Sharon's instructions for meditation are simple and direct. "In week one," she says, "we’re really working with concentration. Most of us experience ourselves as fairly distracted or scattered, at least in some arenas. In week one we’re deepening a greater steadiness or steadfastness of attention."
The practice is to sit in a comfortable position, cross-legged or in a chair for example, and watch the breath. We notice the sensations of the breath entering and leaving our body, how it feels, the temperature of the breath, any noise it makes, any tension we might feel in our bodies as we breathe, and so on. And if our attention wanders, when we notice, we simply bring our awareness back to the breath, gently and without judgment.
Following the breath sounds like it should be simple, but for most people, attention tends to wander quickly, and often.
"It’s important to have the right expectations. Your attention will wander. It won’t be 800 breaths before your mind will wander. It will be two or three. That’s just going to happen. It’s normal and to be expected."
But, Sharon adds, "The crucial part of the meditation is the moment that you realize your attention has wandered."
"That’s the moment where it’s very tempting to judge ourselves, to get down on ourselves, to berate ourselves, but instead we can practice gently letting go and beginning again. Even if your mind wanders a billion times in that 20 minute period, it’s not considered a failed meditation because that beginning again moment is so important."
Sharon recommends three periods of meditation in the first week, starting slowly at first. "My idea of a good goal is about twenty minutes a day of formal practice. But if you can only do five minutes on a certain day, do the five minutes."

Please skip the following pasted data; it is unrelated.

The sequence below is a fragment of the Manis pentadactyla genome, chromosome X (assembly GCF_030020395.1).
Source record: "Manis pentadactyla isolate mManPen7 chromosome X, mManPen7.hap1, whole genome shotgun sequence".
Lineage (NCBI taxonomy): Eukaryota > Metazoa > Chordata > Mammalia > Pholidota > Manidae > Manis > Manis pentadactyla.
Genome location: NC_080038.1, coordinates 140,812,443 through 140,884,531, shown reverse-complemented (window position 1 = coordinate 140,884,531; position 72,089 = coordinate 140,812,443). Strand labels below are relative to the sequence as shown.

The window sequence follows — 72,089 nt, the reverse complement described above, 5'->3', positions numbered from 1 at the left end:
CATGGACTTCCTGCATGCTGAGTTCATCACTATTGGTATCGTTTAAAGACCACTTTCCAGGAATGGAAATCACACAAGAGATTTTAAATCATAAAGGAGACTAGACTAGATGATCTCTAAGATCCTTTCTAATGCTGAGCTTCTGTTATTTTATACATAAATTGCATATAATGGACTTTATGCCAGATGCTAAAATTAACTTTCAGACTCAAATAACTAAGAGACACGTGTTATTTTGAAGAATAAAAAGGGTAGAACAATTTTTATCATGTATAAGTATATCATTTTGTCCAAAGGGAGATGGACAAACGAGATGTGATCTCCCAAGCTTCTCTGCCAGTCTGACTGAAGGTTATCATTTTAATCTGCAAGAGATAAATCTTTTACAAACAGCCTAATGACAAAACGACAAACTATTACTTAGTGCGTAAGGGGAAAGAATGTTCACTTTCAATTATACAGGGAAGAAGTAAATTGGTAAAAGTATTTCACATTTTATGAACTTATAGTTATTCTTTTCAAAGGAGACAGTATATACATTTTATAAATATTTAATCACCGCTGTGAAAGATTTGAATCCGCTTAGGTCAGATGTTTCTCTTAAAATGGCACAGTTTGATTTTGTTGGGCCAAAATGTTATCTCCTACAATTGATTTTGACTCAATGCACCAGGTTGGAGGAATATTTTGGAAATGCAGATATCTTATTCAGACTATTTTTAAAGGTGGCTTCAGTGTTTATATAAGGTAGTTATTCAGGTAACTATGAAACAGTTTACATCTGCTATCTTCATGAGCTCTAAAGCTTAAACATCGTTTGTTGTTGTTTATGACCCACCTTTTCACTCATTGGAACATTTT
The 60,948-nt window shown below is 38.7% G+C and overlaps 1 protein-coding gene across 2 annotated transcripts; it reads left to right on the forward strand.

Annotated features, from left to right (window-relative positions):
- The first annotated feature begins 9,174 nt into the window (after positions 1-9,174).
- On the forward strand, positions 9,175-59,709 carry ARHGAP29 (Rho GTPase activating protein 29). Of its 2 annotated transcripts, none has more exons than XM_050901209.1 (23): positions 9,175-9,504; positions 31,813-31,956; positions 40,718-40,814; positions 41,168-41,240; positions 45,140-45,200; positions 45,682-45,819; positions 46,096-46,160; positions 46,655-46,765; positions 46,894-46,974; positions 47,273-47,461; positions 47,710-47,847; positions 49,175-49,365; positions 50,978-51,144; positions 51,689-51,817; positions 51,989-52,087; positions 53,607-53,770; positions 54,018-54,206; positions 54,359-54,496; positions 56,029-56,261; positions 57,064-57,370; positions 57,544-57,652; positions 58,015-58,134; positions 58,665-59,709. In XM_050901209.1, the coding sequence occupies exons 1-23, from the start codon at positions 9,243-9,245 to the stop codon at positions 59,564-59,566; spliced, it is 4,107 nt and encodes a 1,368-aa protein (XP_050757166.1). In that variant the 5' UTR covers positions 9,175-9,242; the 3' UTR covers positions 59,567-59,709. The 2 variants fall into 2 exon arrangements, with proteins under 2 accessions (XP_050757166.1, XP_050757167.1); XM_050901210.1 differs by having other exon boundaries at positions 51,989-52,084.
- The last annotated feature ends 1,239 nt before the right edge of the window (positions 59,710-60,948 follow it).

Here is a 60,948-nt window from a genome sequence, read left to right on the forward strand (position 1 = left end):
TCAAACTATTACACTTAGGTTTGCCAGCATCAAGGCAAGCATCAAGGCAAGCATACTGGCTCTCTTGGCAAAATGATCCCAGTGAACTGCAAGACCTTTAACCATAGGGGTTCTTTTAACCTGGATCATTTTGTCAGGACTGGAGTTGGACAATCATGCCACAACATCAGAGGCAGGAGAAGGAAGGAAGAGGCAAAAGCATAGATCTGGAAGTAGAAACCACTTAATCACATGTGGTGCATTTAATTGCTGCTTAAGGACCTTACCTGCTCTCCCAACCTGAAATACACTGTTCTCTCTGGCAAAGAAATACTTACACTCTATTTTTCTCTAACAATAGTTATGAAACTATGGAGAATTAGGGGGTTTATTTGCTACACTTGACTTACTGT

It will be tempting to evaluate yourself, to wonder how you're doing and if you are doing it well. Sharon says this is very common, but we have to have a different view. "It’s not a question of better or worse. That’s just the habit of our conditioning."
"It’s easier if we can quantify it," she continues. "It’s much more satisfying in many ways. We can say to a friend, 'I started out being with two breaths and now I’m up to 58.'"
But the real goal is something different, and more subtle. "To say we are much more gentle in the letting go process or that I start over again with more and more compassion for myself is much more difficult to do."
If you decide to take up this challenge, congratulations! Be gentle on yourself, and know that whether you are focused or your mind wanders, there are no mistakes. Every experience in meditation is welcomed and then released, no matter if it is pleasant or unpleasant, "good" or "bad."
Please let me know if you decide to take up the challenge, and how it's going, through comments here or on the Facebook page.
And remember to have fun with this grand experiment.
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